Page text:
Plant a conifer in a container for evergreen appeal
October 7th, 2011
The October issue of Better Homes & Gardens features a container design story that I created with my talented BFF Jean Zaputil of Seattle-based Jean Zaputil Garden Design.
This story began when I pitched the idea of a feature about using ornamental and dwarf conifers as the focal point of a fall container . . . that will then transition nicely through the winter months. My editor in the garden department, Eric Liskey, and his art director Scott Johnson liked the idea. But then they asked me to find a good location for photographing the fall story.
I immediately thought of Jean’s intimate Seattle garden, which is planted for all-season interest and has beautiful seating areas both in the front yard and back garden.
Once Scott and Eric signed off on the location, our challenge continued. Scott thought that a purple palette was both uncommon and a great foil for the evergreen needled foliage. So, needless to say, much of my energy producing this story was spent scouring the greater Seattle marketplace for plum, lavender, aubergine and purple containers. We ended up with a grand total of three pot styles – a small lavender ridged pot; an egg-shaped pot (in 2 sizes) and a classic olive jar shape (also in 2 sizes).
Thank goodness for some wonderful importers here in Western Washington who came to the rescue, including Washington Pottery and Aw Pottery! Our friend Gillian Mathews of Ravenna Gardens was extremely helpful in making those connections for me.
Jean used many of her favorite wholesale and retail nursery sources to come up with the conifer “stars” for each pot, as well as their companion plants.
The idea was to use only two or three accent plants in the container so as to show off the Hinoki false cypress, juniper and other conifers in their full glory.
We hope that this piece inspires readers who never before viewed a conifer as a container plant to do something fun and different this fall. I quoted Jean in the story saying:
“Use the golden glow or silver shimmer of an
ornamental conifer to catch the fall light.”
Here are some of the tips we outlined:
1. Use a large pot, if possible.
A 12-inch diameter pot is a good minimum size.
2. Start with a small juniper, cypress, or other conifer.
Then combine it with two or three complementary or contrasting cool-season annuals and perennials.
3. Flowering plants might fade after the first frost.
You can replace them with foliage perennials that will last through fall, even well into winter.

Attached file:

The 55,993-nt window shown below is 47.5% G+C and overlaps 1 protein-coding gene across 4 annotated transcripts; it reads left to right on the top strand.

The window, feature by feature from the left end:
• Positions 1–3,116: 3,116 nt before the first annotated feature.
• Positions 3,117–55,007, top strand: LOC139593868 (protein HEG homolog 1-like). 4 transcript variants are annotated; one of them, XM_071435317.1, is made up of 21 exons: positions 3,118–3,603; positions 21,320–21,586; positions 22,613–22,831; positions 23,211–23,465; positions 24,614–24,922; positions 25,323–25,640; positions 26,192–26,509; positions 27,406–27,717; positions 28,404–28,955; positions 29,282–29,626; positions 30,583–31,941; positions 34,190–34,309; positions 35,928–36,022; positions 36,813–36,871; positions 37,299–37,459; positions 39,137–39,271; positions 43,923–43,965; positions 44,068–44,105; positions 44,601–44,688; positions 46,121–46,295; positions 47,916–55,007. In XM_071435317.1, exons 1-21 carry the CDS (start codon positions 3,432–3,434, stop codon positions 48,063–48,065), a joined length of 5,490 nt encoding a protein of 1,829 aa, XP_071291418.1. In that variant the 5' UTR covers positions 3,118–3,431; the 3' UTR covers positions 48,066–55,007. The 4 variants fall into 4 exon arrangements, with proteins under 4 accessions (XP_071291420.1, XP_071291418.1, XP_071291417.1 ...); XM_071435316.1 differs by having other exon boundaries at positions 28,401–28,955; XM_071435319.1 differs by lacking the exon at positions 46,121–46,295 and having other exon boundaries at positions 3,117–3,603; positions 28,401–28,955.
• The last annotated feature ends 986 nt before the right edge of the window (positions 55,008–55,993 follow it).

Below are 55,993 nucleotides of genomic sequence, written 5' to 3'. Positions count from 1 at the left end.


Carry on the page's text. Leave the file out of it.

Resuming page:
Here is the best of the best – from our photo shoot a year ago this month! Kudos to the very talented Laurie Black, who took the magazine photos, such as the one above. The photo of Jean and Pots 1, 2, 3 & 4 are my photos.
POT 1: Sadly, this gorgeous purple egg-shaped pot was left on the cutting room floor! But here is the recipe:
- Juniperus horizontalis ‘Limeglow’
- Japanese blood grass (Imperata cylindrical ‘Red Baron’)
- Wintergreen (Gaultheria procumbens)
- Chrysanthemum ‘Dazzling Stacy Orange’
POT 2: A miniature garden in a pot – perfect for a side table or the front porch:
- Hinoki false cypress (Chamaecyparis obtuse ‘Verdoni’)
- Japanese sweet flag (Acorus gramineus ‘Minimus Aureus’)
- Bluestar creeper (Pratia pendunculata ‘Little Star’)
POT 3: This might be my favorite! We photographed it on Jean’s front porch, against her beautiful green screen door:
- Hinoki false cypress (Chamaecyparis obtuse ‘Gold Fern’)
- Tiarella ‘Sugar and Spice’
- Vinca minor ‘Illumination’
- Gazania Gazoo Mix
POT 4: This copper red “turnip” pot is one of two Jean already owned and we thought the color and shape looked autumnal, while also complementing the purple pot tones:
- Juniperus horizontalis “Limeglow’
- Moss (Schleranthus biflorus)
- Sedum hakonense ‘Chocolate Ball’
- Chrysanthemum ‘Dazzling Stacy Orange’
A few more tips, from the story:
When, and whether, you leave containers out all winter depends on where you live. In Zones 8-10, most conifers and cool-season annuals will survive outdoors in pots. In Zones 7 and lower, few annuals will overwinter in pots, and some evergreens won’t either, depending on hardiness. So before the ground freezes, transplant them to the garden or move the pot into a shed or unheated garage. Water pots as needed to keep soil moist throughout the winter. For outdoor winter use, pots should be glazed, hard-fired clay. Terra-cotta and soft-fired clay do not withstand freezing.